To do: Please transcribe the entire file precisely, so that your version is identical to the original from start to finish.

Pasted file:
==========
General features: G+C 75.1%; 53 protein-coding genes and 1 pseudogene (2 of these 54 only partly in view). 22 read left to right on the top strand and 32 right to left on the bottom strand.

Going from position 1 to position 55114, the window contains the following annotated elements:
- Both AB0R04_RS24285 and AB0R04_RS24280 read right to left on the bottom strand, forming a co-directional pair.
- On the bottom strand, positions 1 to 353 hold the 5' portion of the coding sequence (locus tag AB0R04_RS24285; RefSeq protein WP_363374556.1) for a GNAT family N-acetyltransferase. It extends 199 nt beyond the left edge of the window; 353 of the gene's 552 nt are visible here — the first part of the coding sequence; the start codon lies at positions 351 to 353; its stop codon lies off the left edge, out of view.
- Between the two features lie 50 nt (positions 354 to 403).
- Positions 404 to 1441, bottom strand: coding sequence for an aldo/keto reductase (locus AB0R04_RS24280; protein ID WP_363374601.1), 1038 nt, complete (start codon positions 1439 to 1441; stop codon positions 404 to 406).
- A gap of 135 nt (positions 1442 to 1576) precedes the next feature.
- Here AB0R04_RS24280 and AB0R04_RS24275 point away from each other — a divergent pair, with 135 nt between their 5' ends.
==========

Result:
General features: G+C 75.1%; 53 protein-coding genes and 1 pseudogene (2 of these 54 only partly in view). 22 read left to right on the top strand and 32 right to left on the bottom strand.

Going from position 1 to position 55114, the window contains the following annotated elements:
- Both AB0R04_RS24285 and AB0R04_RS24280 read right to left on the bottom strand, forming a co-directional pair.
- On the bottom strand, positions 1 to 353 hold the 5' portion of the coding sequence (locus tag AB0R04_RS24285; RefSeq protein WP_363374556.1) for a GNAT family N-acetyltransferase. It extends 199 nt beyond the left edge of the window; 353 of the gene's 552 nt are visible here — the first part of the coding sequence; the start codon lies at positions 351 to 353; its stop codon lies off the left edge, out of view.
- Between the two features lie 50 nt (positions 354 to 403).
- Positions 404 to 1441, bottom strand: coding sequence for an aldo/keto reductase (locus AB0R04_RS24280; protein ID WP_363374601.1), 1038 nt, complete (start codon positions 1439 to 1441; stop codon positions 404 to 406).
- A gap of 135 nt (positions 1442 to 1576) precedes the next feature.
- Here AB0R04_RS24280 and AB0R04_RS24275 point away from each other — a divergent pair, with 135 nt between their 5' ends.